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Customer service vs. chasing payments: Getting the balance right
Wed 26 August 2015 - 12:19 pmAdvice | Cashflow | Featured | Managing | Small Business
Customer service vs. chasing payments – it can be tough to get the balance right between keeping a customer happy and getting your bills paid on time.
There are few things tougher for an SME than trying to collect overdue invoices from clients while also keeping them on-side. To ensure this process is made as seamless as possible here are some ideas to help you get paid on time:
Develop a credit policy
This is an important part of the credit management process, so don’t skip over it. It should provide a blueprint on the businesses you will provide terms to, under what circumstances and what the credit limit will be.
Credit reports and due diligence
Set out the steps for how you on-board new debtors. Collect all the relevant information about the debtor: address, directors, ABN, legal name. Assess their creditworthiness: credit reports and trade references.
If you take on a new customer without doing some due diligence then don’t be surprised if their payment terms blow out or their debt accumulates. Every time you take on a new client, ask yourself, “how do I know they are going to pay their bills?”
Credit management tools exist out there to help reduce the risk of bad debt, so take advantage of them! Even the most simple credit report will identify the company you are about to do business with and whether they have been labelled as a credit risk. From here you can decide whether you take them on as a customer, offer them credit terms or put them on COD.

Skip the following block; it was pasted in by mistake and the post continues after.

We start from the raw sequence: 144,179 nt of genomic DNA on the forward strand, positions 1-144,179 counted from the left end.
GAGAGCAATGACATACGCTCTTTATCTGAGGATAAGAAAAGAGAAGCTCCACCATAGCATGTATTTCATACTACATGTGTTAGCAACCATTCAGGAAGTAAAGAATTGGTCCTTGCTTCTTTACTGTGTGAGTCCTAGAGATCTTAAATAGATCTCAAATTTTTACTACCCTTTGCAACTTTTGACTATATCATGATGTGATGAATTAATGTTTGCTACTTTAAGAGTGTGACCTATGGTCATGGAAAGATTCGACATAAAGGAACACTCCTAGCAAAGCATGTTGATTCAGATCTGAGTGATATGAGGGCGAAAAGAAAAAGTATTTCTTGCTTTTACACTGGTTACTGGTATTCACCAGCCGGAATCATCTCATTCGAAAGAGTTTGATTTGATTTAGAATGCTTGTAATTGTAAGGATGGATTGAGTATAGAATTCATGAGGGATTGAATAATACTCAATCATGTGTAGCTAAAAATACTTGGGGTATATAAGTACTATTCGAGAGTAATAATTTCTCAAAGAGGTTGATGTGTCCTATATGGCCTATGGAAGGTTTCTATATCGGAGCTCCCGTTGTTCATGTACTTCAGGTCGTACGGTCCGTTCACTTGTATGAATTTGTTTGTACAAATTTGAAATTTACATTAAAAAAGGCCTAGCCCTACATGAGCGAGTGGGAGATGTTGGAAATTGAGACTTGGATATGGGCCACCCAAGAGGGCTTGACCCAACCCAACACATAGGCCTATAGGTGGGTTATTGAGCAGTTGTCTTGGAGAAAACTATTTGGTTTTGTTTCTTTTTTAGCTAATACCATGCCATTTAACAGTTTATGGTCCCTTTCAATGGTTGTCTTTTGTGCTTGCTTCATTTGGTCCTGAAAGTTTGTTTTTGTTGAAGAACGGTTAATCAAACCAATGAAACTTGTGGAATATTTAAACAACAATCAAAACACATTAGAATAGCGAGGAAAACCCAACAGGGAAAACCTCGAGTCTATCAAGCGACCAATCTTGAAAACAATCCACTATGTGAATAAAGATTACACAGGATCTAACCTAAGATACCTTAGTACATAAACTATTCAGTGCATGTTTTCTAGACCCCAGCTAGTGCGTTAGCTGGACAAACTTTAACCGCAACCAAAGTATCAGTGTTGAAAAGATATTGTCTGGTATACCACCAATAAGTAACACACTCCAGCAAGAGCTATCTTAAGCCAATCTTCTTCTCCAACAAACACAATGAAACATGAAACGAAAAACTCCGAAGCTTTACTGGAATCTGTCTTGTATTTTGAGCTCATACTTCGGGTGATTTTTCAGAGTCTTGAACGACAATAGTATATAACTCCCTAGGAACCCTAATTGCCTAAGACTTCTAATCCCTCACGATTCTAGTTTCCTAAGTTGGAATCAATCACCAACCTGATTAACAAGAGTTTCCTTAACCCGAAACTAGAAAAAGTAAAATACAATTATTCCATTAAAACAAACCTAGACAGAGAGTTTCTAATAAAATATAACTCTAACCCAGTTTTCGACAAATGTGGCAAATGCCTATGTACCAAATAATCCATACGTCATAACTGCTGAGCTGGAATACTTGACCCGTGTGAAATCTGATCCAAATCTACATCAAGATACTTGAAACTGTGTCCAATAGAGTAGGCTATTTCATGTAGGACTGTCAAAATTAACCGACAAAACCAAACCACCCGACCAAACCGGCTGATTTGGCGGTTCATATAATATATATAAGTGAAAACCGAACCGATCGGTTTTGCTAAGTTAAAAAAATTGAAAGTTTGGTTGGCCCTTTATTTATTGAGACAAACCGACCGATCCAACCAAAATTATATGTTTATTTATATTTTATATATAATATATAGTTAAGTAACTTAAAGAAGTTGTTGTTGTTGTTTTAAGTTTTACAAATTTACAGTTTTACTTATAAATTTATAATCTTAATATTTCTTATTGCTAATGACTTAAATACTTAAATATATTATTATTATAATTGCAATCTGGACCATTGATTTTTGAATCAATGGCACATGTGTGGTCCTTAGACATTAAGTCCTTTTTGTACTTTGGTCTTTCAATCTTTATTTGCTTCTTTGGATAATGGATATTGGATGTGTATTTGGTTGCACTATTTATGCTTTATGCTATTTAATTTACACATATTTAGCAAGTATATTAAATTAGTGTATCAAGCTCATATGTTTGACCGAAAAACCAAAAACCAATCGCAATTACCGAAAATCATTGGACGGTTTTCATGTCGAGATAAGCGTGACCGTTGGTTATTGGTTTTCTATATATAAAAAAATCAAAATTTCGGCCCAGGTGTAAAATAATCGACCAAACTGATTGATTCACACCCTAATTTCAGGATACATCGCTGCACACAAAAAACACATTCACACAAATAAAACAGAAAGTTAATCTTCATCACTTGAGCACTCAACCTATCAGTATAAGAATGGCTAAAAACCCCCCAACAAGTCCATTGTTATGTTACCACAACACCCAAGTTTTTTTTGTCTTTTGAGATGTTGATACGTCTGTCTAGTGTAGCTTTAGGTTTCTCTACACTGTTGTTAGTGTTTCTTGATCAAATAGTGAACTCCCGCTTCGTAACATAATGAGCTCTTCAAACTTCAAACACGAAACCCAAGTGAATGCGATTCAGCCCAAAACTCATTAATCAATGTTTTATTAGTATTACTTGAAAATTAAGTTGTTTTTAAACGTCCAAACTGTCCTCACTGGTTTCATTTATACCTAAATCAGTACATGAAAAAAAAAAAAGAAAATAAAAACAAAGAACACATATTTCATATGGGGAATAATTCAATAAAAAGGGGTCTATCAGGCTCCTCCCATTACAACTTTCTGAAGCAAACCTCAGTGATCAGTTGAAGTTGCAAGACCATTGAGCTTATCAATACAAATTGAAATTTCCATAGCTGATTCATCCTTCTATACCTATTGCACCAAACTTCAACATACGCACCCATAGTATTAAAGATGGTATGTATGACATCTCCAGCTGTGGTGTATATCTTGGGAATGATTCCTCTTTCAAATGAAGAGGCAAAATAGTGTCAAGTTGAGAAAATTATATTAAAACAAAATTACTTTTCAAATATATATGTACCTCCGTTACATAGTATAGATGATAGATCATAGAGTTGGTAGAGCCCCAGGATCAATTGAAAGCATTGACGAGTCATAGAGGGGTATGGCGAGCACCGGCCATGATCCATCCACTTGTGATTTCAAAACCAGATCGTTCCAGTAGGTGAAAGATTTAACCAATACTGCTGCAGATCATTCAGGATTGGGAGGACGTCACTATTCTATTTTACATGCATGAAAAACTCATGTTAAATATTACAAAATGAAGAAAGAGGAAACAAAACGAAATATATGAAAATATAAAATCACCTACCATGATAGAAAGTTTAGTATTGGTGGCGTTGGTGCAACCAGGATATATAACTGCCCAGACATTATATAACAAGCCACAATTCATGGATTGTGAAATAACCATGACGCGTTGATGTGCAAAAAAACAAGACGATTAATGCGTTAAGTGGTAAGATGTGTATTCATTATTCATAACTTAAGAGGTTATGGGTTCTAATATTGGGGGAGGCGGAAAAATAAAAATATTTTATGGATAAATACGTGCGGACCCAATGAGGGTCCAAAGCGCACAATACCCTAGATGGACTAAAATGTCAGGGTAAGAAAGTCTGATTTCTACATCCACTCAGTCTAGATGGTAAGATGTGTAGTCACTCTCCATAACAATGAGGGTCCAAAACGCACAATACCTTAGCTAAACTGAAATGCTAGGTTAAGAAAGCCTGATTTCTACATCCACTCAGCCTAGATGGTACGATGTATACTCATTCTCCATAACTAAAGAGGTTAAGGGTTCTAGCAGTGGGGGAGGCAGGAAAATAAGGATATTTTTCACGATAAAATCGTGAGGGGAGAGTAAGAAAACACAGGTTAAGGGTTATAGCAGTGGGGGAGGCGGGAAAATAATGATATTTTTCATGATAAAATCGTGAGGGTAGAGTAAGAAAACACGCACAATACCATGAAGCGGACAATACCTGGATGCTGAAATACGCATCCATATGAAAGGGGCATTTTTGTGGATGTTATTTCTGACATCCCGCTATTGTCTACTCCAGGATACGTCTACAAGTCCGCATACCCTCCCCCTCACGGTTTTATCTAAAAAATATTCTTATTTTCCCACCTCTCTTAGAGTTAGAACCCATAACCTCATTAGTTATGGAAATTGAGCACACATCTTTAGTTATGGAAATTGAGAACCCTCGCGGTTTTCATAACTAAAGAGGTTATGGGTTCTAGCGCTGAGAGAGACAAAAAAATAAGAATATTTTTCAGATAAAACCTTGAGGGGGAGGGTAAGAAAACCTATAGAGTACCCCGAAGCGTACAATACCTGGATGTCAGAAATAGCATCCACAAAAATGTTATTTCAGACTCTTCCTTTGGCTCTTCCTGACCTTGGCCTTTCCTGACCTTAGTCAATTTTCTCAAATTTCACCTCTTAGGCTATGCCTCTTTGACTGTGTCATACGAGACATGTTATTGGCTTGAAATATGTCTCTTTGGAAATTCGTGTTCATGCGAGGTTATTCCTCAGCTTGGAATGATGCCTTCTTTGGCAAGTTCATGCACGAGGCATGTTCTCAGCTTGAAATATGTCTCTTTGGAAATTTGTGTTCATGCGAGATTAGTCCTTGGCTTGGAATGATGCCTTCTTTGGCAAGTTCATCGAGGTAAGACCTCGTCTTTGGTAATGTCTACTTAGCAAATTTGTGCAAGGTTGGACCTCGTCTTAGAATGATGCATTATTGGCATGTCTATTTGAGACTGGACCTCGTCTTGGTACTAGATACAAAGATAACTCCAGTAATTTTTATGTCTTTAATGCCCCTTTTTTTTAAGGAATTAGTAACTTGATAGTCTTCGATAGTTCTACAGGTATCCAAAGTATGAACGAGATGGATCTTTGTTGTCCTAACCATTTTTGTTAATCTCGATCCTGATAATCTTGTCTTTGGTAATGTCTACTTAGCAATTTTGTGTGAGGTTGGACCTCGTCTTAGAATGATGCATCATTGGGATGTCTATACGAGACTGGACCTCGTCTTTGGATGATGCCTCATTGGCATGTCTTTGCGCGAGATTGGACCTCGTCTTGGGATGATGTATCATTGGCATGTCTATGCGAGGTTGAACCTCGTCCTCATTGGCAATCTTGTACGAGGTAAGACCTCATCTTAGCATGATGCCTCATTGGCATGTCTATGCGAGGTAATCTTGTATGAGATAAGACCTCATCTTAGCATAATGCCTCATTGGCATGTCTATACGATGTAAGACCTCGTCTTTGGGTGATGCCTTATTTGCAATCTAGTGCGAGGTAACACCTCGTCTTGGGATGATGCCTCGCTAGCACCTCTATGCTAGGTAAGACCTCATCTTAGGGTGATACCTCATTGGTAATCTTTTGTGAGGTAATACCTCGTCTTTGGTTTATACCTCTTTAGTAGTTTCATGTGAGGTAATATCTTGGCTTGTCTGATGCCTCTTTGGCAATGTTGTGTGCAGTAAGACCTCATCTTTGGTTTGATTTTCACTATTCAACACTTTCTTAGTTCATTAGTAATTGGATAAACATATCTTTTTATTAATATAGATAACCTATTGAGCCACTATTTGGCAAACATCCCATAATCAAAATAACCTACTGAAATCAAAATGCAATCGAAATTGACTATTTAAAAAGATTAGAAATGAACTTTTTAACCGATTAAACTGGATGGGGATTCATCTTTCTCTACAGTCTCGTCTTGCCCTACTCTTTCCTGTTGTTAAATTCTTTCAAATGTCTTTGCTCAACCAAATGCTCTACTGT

Have Terms and Conditions in place
Let’s imagine a worst-case scenario: a customer has not paid their bills, you say they should, they say they shouldn’t. So you take them to court. Unfortunately, the ruling goes against you because you failed to set the right T&Cs.
Get some third party help, preferably from legal experts, to produce some T&Cs. Then, ensure that clients sign off before any sort of transaction occurs. Your terms should also outline the steps that you will take to collect outstanding debts, including legal action and the registering of payment defaults.
Keep an eye on your clients
Whether you have one or one thousand clients, it is impossible to know what sort of financial position they are in at all times or whether they are accumulating debts with other companies or competitors. Debtor monitoring tools like the one provided by CreditorWatch will watch your customers for you and warn you when they get into financial difficulty. It’s a great way to stay ahead of a bad debt and gives you the ability to move the client onto COD (or put their account on stop) before they affect you.
The squeaky wheel gets the grease!
You should act as though every customer will forget about your invoice. Have a system in place that reminds you to remind your customers for payments.
When the due date comes and goes, phone calls and email reminders will help get your invoices to the top of the pile. Our users place the CreditorWatch membership logo on their invoices and statements too as added encouragement.
Outstanding or slow paying clients
Unfortunately, we all eventually have to deal with a client that won’t pay, avoids phone calls, or disappears completely. This is where you get serious:
Send them a letter of demand highlighting the steps you’re going to take as outlined in your T&Cs.
Register a payment default against them with CreditorWatch – once their credit is stopped by other suppliers they’ll contact you to settle their bills.
Commence legal action.
These practices should provide the backbone of every credit management system. By being cautious about credit, you can keep your clients happy while maintaining a healthy cash flow.
About the author:
Patrick Coghlan is the Commercial Director of CreditorWatch, a credit reporting agency with over 30,000 clients across Australia. CreditorWatch provides credit reports, debtor monitoring and debt collections tools. For more information visit www.creditorwatch.com.au
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